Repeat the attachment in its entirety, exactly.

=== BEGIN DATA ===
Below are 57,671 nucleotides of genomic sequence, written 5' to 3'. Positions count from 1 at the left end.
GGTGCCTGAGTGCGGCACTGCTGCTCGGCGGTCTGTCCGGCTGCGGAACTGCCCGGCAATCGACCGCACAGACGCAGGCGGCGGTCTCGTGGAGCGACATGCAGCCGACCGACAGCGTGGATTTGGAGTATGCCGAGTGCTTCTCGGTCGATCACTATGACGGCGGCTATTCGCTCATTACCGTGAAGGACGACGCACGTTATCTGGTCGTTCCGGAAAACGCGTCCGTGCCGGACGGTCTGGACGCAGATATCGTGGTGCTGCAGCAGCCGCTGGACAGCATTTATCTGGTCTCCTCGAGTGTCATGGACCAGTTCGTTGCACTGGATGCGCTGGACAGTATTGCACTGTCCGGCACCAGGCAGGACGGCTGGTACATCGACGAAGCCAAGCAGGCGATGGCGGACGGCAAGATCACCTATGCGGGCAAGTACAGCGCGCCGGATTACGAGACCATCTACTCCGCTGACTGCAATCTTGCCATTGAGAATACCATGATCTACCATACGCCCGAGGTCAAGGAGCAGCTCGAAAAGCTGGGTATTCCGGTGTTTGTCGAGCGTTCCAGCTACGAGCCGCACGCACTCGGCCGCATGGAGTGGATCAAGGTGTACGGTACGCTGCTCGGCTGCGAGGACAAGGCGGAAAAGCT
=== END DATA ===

Below are 57,671 nucleotides of genomic sequence, written 5' to 3'. Positions count from 1 at the left end.
GGTGCCTGAGTGCGGCACTGCTGCTCGGCGGTCTGTCCGGCTGCGGAACTGCCCGGCAATCGACCGCACAGACGCAGGCGGCGGTCTCGTGGAGCGACATGCAGCCGACCGACAGCGTGGATTTGGAGTATGCCGAGTGCTTCTCGGTCGATCACTATGACGGCGGCTATTCGCTCATTACCGTGAAGGACGACGCACGTTATCTGGTCGTTCCGGAAAACGCGTCCGTGCCGGACGGTCTGGACGCAGATATCGTGGTGCTGCAGCAGCCGCTGGACAGCATTTATCTGGTCTCCTCGAGTGTCATGGACCAGTTCGTTGCACTGGATGCGCTGGACAGTATTGCACTGTCCGGCACCAGGCAGGACGGCTGGTACATCGACGAAGCCAAGCAGGCGATGGCGGACGGCAAGATCACCTATGCGGGCAAGTACAGCGCGCCGGATTACGAGACCATCTACTCCGCTGACTGCAATCTTGCCATTGAGAATACCATGATCTACCATACGCCCGAGGTCAAGGAGCAGCTCGAAAAGCTGGGTATTCCGGTGTTTGTCGAGCGTTCCAGCTACGAGCCGCACGCACTCGGCCGCATGGAGTGGATCAAGGTGTACGGTACGCTGCTCGGCTGCGAGGACAAGGCGGAAAAGCT